Freedom Groups hate RAWA and Attempt to ban Online Poker

Online gaming enthusiasts have complained for months that the Restoration of America’s Wire Act (RAWA) is nothing more than a bill used to further the interests of Las Vegas Sands owner Sheldon Adelson. And now, it looks like several freedom groups have amped up the criticism of RAWA, which seeks to ban U.S. online poker and casino games on a federal level. Specifically, the Campaign for Liberty, Council of Citizens Against Government Waste and a few other groups sent a letter to the Chairman and Ranking Member of the House Judiciary Committee railing against RAWA. That said, let’s discuss the key points of the letter and what impact it could have.

States should decide if they want Online Gaming

The biggest point that these freedom groups want to push is that it should be the states – not the federal government – that decide on iGaming. The authors claim RAWA “would trample the rights of states, open the door to regulation [of] the Internet and is a textbook example of cronyism. Over twenty conservative and liberty-minded organizations have voiced their opposition to the legislation. Recent news pertaining to fantasy sports sites like FanDuel and DraftKings speak strongly to the idea that this is better left to the states that tend to have tough regulatory schemes.”

Let States continue making the Decisions

The freedom groups’ letter includes another point urging the Judiciary Committee to let states approve or ban iGaming. The letter reads “if the industry needs regulations, it is the responsibility of the states to impose them and to be diligent. Since the enactment of the Constitution, states have dealt with the issue of gambling. From Utah and Hawaii, with no form of gambling, to New Jersey and Nevada, which have legalized casinos, this is an issue best served through state and local governments.”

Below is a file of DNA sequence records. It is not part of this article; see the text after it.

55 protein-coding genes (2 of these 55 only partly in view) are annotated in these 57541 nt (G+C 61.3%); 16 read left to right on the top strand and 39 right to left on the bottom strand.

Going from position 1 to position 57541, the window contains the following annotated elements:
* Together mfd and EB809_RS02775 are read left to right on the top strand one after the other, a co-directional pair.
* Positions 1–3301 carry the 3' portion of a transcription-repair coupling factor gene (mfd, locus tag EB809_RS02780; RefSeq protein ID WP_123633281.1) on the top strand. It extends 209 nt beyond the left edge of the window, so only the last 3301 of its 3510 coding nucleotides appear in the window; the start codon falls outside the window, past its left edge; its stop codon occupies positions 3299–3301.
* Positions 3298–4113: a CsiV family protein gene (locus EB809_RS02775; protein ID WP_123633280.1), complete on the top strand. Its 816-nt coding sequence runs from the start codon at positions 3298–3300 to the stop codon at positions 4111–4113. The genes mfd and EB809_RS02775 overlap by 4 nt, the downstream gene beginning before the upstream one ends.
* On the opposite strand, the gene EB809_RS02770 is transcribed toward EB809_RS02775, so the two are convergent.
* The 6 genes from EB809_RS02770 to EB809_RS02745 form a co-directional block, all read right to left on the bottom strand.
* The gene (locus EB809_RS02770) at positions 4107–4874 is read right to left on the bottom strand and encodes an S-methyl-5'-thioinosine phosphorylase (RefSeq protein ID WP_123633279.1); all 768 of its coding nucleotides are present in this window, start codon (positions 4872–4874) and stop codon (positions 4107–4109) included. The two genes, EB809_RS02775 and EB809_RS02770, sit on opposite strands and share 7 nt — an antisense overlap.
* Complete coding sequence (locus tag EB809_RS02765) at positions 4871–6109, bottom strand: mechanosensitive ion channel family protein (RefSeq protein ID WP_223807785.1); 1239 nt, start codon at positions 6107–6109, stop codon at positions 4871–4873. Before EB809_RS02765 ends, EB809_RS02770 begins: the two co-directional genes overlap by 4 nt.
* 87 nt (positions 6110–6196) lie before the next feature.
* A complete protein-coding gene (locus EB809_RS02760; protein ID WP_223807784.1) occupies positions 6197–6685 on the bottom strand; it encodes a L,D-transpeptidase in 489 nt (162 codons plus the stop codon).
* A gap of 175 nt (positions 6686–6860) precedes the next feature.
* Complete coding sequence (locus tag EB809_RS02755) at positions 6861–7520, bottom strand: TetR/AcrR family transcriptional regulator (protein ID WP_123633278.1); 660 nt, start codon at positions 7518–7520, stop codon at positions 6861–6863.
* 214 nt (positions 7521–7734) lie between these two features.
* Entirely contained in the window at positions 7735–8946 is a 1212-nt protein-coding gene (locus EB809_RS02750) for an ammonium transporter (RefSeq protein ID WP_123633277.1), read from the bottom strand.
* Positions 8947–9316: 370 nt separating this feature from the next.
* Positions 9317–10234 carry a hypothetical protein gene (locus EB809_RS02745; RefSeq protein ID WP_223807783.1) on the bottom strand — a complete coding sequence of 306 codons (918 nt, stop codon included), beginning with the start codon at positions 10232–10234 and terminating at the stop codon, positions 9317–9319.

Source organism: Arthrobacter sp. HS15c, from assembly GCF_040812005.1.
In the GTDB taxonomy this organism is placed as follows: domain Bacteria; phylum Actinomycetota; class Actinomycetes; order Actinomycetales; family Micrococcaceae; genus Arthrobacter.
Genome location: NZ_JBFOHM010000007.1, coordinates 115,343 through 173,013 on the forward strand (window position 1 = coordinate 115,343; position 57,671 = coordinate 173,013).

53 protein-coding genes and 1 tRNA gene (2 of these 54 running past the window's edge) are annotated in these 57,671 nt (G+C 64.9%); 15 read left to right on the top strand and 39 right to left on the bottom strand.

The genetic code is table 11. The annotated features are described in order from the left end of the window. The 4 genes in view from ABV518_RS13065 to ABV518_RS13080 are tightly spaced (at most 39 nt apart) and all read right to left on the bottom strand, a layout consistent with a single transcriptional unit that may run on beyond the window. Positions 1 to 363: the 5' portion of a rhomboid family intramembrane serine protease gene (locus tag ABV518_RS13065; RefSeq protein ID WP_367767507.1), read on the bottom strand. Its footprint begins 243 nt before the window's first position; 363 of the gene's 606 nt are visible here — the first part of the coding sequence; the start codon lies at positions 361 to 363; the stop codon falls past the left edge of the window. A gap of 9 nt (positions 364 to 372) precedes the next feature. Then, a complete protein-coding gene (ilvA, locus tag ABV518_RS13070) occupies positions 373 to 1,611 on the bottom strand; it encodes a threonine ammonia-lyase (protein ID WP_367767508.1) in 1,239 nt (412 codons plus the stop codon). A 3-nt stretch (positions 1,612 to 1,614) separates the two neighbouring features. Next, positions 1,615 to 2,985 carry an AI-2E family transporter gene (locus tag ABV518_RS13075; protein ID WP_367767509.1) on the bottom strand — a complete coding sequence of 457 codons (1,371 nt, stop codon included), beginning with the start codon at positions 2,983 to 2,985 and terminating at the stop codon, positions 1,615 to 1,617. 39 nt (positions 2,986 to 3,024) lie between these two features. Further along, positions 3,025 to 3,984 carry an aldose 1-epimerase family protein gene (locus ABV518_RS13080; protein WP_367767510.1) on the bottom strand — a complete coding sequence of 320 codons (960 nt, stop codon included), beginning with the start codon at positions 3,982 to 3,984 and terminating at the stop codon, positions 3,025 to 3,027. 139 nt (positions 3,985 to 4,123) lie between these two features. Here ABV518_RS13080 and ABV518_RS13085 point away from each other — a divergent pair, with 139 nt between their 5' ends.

Uphold the Tenth Amendment

Another key point by the freedom-oriented groups is that, if passed, RAWA would overturn laws in states that already have legal online poker and casino games. And this would be a clear violation of the Tenth Amendment, which reads “powers not delegated to the United States by the Constitution, nor prohibited by it to the States, are reserved to the States respectively, or to the people.” Long story short, a defeat of RAWA would be a win for states’ rights.

This Letter helped stop RAWA from getting a Hearing

Adelson and the major politicians on his side – Rep. Jason Chaffetz (R-UT), Sen. Lindsey Graham (R-SC), Marco Rubio (R-FL) – have been seeking a congressional hearing to get RAWA passed. However, as mentioned before, it doesn’t look like this will happen. And we can owe a large thanks to the letter by these freedom groups as well as efforts by others.

Given that Adelson’s Coalition to Stop Internet Gambling (CSIG) probably isn’t getting a hearing in 2015, they held a press conference instead. And this caused further embarrassment to the organization when their press-conference announcement was filled with spelling mistakes and outright lies. For instance, they spelled implementation as “implantation” and claimed that the Wire Act of 1961 was created partly to stop online gaming – despite the fact that the internet was still 30-some years away from creation.

Adelson’s billions of dollars and heavy lobbying always make RAWA a threat to legal iGaming. However, given the work by the freedom groups and the CSIG’s lack of a substantial argument, this threat is getting more and more distant.

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